Mayor survives recall vote in Tower City

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City Council meetings in Tower City are held at the community center pictured here. Barry Amundson / The Forum

TOWER CITY, N.D. — Mayor Scott Salberg survived a recall election on Tuesday, July 9, in this town of 287 people on the far western border of Cass County along Interstate 94.

The vote total, according to City Council member Al Walker, was 74 for Salberg and 25 for Randy Crist, who was part of a sponsoring committee that put the recall on the ballot.

According to North Dakota Secretary of State Al Jaeger, for a recall to be successful there has to be another candidate on the ballot. If the other candidate wins, then the mayor is ousted.

"A recall election is not an up or down vote on one person," he said in an earlier interview..

Five city residents had submitted a petition to Jaeger's office for the recall, listing the reasons to oust Salberg as poor performance of duties, failure to enforce city ordinances, allowing harassment of other city officials at meetings, removal of city records from the file and failure to conduct all city business in an open forum.


Chairman of the recall committee Maryln Halland didn't elaborate on the reasons in an interview back in April. Numerous calls to Crist, Salberg and other city residents were never returned for further comment.

Walker said he voted to keep Salberg as mayor.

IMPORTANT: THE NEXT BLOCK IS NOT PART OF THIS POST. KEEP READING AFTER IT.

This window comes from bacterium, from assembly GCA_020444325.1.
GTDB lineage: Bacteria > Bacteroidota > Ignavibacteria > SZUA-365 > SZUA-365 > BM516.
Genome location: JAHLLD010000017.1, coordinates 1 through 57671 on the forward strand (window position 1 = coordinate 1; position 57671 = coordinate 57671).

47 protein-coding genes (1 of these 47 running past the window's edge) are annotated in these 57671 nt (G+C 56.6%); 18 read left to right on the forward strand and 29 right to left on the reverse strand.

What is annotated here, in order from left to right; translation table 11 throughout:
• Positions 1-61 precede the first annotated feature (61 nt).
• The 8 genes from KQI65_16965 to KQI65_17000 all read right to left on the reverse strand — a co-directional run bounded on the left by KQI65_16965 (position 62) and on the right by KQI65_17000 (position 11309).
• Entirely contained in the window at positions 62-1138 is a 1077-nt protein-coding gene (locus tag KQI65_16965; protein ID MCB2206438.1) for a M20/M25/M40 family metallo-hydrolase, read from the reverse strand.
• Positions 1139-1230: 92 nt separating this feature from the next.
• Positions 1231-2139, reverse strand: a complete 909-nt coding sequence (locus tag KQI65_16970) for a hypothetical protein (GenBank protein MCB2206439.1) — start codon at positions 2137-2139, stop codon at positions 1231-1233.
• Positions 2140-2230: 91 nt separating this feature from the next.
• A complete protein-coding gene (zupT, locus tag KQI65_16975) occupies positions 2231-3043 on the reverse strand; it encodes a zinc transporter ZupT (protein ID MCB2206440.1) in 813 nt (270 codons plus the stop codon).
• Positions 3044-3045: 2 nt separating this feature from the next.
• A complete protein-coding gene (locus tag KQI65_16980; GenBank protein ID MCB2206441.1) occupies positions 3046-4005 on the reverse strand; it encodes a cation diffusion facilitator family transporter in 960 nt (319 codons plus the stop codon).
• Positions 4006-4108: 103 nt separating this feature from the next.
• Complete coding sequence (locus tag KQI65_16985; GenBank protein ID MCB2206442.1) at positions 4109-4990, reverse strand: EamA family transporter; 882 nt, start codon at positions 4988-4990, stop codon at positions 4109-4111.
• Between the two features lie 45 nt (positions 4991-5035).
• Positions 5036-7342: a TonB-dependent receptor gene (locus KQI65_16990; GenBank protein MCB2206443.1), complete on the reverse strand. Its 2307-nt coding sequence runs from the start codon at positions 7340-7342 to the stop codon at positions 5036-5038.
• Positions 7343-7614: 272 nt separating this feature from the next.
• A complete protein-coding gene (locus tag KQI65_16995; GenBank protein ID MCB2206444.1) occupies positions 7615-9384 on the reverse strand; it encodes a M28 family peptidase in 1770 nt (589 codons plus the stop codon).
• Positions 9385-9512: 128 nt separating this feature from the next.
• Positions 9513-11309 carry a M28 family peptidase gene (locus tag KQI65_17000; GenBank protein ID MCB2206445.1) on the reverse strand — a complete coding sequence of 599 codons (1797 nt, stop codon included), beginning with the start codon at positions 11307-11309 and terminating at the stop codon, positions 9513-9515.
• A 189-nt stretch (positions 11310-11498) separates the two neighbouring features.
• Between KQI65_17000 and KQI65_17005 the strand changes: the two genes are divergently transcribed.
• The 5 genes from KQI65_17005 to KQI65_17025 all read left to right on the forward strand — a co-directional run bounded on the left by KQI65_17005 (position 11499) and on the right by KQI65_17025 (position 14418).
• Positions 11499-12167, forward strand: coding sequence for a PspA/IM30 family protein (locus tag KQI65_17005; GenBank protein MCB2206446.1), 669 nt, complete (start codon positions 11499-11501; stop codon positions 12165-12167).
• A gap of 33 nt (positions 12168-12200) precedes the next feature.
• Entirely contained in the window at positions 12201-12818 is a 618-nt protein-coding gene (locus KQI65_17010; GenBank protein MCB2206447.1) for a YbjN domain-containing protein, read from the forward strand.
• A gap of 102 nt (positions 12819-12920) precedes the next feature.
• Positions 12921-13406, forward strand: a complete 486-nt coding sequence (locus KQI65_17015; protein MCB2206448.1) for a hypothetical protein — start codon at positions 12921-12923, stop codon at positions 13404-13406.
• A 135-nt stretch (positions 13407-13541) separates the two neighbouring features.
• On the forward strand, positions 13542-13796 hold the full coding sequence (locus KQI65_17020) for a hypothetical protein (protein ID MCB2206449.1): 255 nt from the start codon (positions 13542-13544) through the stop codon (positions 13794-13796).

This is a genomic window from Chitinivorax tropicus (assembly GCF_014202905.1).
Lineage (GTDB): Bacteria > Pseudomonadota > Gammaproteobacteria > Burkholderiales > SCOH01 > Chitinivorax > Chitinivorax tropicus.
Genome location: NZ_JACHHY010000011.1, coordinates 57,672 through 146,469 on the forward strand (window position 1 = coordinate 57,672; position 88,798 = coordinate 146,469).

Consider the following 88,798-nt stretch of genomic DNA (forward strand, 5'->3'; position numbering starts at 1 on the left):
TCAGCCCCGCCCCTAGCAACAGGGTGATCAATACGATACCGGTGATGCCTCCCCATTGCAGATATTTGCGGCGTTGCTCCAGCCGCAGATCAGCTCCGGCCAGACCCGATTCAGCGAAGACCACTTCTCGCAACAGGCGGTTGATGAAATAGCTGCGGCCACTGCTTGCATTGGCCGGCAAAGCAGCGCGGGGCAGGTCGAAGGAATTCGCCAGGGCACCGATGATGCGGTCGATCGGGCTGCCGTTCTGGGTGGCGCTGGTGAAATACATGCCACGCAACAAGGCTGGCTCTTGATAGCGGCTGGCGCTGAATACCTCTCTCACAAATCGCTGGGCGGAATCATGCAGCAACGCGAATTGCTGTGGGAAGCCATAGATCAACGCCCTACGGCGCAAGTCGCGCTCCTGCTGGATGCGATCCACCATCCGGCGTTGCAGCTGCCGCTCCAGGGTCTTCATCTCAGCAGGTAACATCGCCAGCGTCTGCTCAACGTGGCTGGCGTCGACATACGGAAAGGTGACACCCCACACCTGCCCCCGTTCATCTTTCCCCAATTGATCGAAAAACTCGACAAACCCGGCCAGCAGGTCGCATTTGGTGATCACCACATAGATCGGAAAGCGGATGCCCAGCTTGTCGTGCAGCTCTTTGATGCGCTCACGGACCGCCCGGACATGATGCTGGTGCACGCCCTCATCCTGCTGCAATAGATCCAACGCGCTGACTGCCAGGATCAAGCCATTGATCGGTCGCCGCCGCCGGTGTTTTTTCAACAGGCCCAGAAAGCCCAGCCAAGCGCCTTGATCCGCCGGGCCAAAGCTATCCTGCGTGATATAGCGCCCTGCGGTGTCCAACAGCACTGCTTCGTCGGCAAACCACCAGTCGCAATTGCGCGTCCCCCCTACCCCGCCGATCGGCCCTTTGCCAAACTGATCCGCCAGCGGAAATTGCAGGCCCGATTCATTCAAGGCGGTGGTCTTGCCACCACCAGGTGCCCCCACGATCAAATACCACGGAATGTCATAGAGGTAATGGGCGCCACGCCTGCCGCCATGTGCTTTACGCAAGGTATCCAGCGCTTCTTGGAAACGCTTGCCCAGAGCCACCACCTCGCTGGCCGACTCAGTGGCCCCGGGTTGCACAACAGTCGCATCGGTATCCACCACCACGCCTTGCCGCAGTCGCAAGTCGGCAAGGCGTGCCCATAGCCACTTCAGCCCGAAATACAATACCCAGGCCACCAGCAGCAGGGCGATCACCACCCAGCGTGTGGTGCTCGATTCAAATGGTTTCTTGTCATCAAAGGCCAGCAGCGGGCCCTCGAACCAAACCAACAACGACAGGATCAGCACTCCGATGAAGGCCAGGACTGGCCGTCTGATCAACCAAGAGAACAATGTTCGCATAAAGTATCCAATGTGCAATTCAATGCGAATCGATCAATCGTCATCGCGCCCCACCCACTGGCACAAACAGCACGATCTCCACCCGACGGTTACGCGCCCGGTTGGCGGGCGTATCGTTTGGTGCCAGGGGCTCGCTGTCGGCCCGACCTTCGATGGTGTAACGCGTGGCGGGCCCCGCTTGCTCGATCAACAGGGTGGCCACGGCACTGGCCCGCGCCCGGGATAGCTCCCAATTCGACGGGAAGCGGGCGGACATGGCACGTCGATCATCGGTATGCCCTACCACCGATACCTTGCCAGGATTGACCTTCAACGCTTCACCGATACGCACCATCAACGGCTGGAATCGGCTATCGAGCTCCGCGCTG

"Personally, I think he's doing as good a job as he can," Walker said.

He said there are a lot of opposing viewpoints in the town, but he thinks the five-member City Council is "working together pretty well and I attribute a lot of that to Scott (Salberg)."

Walker also said the mayor can only break a tie vote, so sometimes he doesn't have a say in what is decided.

According to the Cass County auditor's office, which runs elections for Tower City and others in the county, Salberg won election in June 2016 with 71 votes compared to 39 for Marilyn Halland.

The town has had a high turnout of voters in the past two city elections, with more than 75 percent voting.

Jaeger said once his office approves the petition format, they leave the rest of a recall election up to the city itself, including verification of the signatures on the petition. Once signatures are found to be valid, he said the city auditor must call a special election no sooner than 95 days and no longer than 105 days.


He also said mayoral recalls are "more common than you might think." Since 2001, he said there have been 22 recall petitions for mayors statewide. It was in 2001, he said, that the law was changed to require petitions for recall to be reviewed by his office for the proper format.

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